The park hosts a range of activities all year long, including firework displays, live music concerts, and the renowned Elizabethan Christmas program. If you’re ever on the Outer Banks, you have to visit Roanoke Island Festival Park. Several visitors remark that they could easily spend a whole day discovering and taking in everything the park has to offer.

Aquarium of North Carolina

374 Airport Road, Manteo, NC 27954

Situated on Roanoke Island, the North Carolina Aquarium is a dynamic and distinctive attraction. The aquarium has thousands of fish species, a display of buried marine treasures, a touch tank with stingrays and jellyfish, a wetland exhibit, and a 285,000-gallon shark tank.

The aquarium also runs a sizable program called Sea Turtle Aid and Rehabilitation (STAR). Every day, there are indoor and outdoor educational opportunities for visitors to partake in, including fishing, kayaking, animal health tours, and behind-the-scenes excursions.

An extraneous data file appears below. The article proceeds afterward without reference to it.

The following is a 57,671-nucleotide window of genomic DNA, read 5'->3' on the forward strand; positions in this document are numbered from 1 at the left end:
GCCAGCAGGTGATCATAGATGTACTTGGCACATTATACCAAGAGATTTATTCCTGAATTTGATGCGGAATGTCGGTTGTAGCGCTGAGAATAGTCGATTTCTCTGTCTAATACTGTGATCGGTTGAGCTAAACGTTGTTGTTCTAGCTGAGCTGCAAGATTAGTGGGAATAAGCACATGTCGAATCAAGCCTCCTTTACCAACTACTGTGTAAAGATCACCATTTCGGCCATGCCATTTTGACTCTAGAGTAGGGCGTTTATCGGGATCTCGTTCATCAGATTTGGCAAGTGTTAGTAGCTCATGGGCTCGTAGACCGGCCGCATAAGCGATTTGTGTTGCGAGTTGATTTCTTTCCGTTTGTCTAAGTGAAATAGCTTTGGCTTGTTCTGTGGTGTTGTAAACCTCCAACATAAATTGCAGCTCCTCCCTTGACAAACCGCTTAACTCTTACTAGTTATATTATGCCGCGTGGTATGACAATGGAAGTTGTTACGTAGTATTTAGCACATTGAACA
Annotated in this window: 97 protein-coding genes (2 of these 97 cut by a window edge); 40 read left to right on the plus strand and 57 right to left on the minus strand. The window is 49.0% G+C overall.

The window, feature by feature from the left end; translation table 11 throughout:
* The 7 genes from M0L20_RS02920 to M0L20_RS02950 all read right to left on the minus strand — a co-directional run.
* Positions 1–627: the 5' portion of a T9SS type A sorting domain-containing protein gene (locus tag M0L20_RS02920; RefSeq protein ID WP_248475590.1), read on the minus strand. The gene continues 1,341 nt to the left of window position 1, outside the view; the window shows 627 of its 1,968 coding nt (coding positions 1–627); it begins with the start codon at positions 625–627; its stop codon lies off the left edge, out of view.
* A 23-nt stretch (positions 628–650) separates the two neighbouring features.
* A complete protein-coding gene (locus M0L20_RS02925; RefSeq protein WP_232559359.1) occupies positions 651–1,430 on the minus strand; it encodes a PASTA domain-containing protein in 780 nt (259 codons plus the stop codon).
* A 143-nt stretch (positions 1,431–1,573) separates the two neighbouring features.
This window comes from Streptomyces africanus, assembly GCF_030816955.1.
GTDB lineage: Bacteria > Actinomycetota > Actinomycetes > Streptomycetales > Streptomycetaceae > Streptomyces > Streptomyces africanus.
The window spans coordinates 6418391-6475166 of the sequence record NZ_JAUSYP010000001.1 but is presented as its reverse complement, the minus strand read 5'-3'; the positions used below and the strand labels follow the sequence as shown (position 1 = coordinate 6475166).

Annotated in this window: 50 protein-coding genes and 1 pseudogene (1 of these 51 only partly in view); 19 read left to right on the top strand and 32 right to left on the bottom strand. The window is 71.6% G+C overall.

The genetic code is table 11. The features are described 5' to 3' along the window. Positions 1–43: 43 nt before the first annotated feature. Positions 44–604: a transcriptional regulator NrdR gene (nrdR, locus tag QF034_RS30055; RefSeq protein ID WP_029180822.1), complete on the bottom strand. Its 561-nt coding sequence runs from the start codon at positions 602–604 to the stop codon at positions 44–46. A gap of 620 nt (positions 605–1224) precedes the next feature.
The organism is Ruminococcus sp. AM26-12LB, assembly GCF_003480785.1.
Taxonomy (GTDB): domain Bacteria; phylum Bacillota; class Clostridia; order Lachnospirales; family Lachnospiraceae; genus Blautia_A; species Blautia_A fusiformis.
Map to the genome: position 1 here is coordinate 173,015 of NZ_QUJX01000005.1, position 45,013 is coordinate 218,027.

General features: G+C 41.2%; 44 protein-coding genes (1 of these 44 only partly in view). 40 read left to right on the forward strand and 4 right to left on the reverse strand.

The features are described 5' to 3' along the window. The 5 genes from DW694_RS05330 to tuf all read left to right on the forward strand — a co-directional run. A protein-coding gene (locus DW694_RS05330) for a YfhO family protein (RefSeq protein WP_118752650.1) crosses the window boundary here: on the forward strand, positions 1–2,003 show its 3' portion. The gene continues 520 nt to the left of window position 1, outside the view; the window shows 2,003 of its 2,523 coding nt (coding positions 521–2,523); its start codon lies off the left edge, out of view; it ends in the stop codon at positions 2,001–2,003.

The Gardens of Elizabeth

1411 National Park Dr., Manteo, NC 27954

Beautiful, vast botanical gardens inspired by those created for Queen Elizabeth I during her reign are known as the Elizabethan Gardens. Each year, hundreds of people visit the seasonal blooms, which showcase native Southern plants, flowers, shrubs, trees, and animals.

The garden is filled with several elements, such as rose gardens, butterfly gardens, birdbaths, and a discovery house. It is recommended that guests visit the Royal Exchange store for a few little items and plants after they visit the park.

National Historic Site of Fort Raleigh

1401 National Park Drive, Manteo, NC 27954

Fort Raleigh National Historical Site is home to the state’s first English colony, Roanoke Colony. The website also offers details on the cultural history of the region, including those of the Native Americans and other European settlers of Roanoke Island.